• Flawed Logic



    The NFL is going to get rid of kickoffs some day. This has been an impending reality for about a year since the NFL released data stating the reduction of concussions on kickoffs in 2011. Even the casual fan may be familiar with the proposal stated by Roger Goodell last week. The proposal originally was presented to Goodell by Greg Schiano. Basically, the team that just scored would have the chance to try a 4th and 15 on their own 30. It would be a bad idea for the NFL to implement this rule.

    Any new rule is going to provide strategy and unintended consequences. This one seems to be completely off the mark in that it could possibly change the game while replacing a play that the NFL doesn't seem to want to be a big part of the game anymore. How could it change the game we know?

    The biggest clue comes from what type of team would actually try for the 4th and 15 play. It's pretty simple. The teams that would try for the first down would only be the elite offensive teams with a top tier quarterbacks because they could convert the play every now and then and turn the NFL into a professional version of "make it, take it" from backyard basketball. So, let's say that the Packers, Pats, Giants, Broncos and Steelers all would at least attempt the play.

    Not only would the elite offenses covert the 4th down play every now and then, they could actually have an advantage by not making the first down. How? Well, elite offenses can stomach points allowed by their defenses because they have the confidence that they can score again. Also, the opposing teams would take less plays to score points and sometimes would have to settle for less points than their counterparts. Eventually, situations would arise where the elite offenses would not only still be in the game, they would be running many more plays than their opponents, further tiring already taxed defenses.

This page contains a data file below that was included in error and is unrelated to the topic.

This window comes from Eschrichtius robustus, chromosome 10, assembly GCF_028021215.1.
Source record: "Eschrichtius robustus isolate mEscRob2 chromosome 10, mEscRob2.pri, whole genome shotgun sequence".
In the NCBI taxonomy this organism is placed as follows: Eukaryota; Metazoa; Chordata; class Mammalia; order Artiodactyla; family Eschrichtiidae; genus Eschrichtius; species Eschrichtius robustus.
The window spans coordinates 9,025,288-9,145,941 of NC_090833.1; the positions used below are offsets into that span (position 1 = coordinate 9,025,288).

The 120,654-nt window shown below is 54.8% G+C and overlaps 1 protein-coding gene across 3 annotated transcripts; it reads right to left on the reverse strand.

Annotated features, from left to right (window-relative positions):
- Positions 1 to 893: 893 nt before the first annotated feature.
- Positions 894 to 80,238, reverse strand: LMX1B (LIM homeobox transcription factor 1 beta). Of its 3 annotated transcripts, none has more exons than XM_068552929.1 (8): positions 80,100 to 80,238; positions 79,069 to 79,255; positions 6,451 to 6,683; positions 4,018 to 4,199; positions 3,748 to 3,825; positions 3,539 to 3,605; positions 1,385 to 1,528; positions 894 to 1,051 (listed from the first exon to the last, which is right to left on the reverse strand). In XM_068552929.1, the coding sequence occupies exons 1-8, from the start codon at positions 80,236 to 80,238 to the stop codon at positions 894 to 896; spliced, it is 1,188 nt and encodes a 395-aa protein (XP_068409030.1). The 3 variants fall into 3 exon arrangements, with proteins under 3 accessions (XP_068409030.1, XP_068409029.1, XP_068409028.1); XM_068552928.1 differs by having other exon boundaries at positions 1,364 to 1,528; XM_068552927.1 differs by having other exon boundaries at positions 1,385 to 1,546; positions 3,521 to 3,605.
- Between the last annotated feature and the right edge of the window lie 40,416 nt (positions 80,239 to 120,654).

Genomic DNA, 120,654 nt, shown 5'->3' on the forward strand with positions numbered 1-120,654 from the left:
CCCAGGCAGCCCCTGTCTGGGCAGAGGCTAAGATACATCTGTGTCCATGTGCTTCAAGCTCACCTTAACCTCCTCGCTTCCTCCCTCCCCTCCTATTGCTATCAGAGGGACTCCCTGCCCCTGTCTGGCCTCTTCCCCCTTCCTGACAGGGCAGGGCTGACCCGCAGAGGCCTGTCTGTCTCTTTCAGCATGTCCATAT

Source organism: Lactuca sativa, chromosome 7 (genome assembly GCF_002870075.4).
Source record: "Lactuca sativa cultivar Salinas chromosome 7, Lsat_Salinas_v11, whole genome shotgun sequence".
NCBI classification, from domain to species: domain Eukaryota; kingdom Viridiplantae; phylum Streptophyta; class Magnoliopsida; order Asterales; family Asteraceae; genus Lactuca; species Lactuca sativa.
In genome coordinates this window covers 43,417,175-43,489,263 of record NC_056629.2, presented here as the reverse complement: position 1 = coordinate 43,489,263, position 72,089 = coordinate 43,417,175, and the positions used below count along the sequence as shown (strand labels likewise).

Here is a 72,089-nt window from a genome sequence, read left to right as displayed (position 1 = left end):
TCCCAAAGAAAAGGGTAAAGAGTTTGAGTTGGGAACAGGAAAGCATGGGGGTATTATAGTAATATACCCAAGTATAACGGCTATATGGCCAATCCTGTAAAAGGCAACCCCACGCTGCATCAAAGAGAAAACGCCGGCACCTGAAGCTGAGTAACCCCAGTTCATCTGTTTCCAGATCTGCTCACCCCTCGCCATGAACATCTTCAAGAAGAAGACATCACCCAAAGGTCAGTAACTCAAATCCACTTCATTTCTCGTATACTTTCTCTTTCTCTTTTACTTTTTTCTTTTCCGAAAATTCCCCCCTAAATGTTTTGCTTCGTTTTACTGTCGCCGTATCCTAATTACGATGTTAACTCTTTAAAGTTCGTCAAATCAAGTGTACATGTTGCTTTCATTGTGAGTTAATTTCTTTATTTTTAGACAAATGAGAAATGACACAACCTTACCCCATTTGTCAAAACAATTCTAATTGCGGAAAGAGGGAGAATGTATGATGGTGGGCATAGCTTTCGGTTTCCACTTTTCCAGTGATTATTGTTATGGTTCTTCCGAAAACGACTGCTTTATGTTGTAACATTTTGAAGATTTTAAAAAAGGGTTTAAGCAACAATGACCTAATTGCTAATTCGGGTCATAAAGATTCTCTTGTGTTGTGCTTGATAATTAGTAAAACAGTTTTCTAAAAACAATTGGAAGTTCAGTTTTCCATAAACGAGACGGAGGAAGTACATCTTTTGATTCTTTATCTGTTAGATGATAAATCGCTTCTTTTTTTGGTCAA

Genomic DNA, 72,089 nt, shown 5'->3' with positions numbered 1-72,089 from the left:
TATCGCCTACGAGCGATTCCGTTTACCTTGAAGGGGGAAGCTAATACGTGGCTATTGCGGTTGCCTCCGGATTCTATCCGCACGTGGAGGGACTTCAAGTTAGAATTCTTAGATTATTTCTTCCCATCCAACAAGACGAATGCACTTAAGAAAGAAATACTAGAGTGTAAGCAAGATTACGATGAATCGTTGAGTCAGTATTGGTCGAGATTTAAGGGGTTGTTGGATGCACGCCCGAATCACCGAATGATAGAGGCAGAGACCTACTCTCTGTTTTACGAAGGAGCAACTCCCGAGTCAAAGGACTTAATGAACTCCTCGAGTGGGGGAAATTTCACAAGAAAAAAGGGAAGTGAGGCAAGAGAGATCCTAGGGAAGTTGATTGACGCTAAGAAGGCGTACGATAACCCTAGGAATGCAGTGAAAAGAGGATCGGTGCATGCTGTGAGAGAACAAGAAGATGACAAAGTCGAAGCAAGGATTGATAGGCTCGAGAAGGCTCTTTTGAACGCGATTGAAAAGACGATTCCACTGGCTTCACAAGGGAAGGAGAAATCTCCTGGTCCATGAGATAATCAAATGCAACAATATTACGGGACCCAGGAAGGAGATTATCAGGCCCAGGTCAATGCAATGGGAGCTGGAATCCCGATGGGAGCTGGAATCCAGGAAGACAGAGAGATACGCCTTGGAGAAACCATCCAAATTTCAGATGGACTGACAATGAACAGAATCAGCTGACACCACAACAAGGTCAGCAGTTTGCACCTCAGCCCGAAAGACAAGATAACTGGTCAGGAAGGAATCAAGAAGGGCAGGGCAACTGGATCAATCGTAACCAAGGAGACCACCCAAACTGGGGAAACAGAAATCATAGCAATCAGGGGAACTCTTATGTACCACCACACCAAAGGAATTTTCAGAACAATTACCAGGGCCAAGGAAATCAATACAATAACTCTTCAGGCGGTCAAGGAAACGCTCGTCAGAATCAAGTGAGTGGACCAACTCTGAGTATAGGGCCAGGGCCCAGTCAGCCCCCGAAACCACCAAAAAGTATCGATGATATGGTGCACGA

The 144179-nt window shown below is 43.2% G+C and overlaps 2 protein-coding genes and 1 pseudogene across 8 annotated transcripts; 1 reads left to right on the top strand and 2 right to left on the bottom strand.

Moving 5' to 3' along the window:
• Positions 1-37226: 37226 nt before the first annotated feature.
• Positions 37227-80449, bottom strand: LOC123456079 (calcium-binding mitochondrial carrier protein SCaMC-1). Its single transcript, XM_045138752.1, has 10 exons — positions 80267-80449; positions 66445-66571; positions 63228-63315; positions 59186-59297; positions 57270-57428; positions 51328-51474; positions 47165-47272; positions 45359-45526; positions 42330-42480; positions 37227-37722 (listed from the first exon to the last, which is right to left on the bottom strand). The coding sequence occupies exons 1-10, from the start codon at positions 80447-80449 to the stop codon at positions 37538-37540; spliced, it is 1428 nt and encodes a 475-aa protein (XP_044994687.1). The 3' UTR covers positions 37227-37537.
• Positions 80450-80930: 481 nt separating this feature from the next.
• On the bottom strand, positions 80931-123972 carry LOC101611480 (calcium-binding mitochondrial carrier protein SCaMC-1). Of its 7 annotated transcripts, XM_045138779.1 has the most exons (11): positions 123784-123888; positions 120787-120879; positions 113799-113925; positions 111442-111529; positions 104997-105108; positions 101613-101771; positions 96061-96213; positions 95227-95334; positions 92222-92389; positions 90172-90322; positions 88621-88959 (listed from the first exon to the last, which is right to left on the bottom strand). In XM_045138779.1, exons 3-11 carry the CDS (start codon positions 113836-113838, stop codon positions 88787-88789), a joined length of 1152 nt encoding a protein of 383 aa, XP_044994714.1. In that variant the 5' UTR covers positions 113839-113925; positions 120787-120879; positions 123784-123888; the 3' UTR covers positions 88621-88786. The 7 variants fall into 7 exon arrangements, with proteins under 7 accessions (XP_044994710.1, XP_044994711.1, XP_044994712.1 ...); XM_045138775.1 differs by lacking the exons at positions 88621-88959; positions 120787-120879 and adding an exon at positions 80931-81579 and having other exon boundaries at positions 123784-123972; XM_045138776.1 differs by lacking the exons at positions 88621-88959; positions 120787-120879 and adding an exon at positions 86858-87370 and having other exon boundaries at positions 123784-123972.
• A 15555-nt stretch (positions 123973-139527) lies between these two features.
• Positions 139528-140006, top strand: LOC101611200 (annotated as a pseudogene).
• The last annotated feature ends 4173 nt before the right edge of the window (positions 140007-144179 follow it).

Imagine what Chip Kelly and other top offensive minds could do with that kind of leverage. Over time, the best teams would continue to be the best teams while any team without an elite quarterback could find themselves at a worse disadvantage than they already are now. Long-term effects of such an environment could mess with one of the words the NFL does not want to be messed with; parity.

    Look, Mr. Goodell, we get it. The kickoff is going away. Fans need to appreciate Patrick Peterson, Devin Hester, Josh Cribbs, David Wilson and all the other good returners in the league because the position won't be the same anymore. Still, Marty McFly's purchase of a sports almanac allowed a situation where Biff Tannen ran the town. Greg Schiano and Roger Goodell need to stay away from the DeLorean. Stay away from the unintended consequences. If the commissioner wants to get rid of kickoffs, just get rid of them, don't completely change the strategy of game.

    Comments 4 Comments
    1. hobbes27's Avatar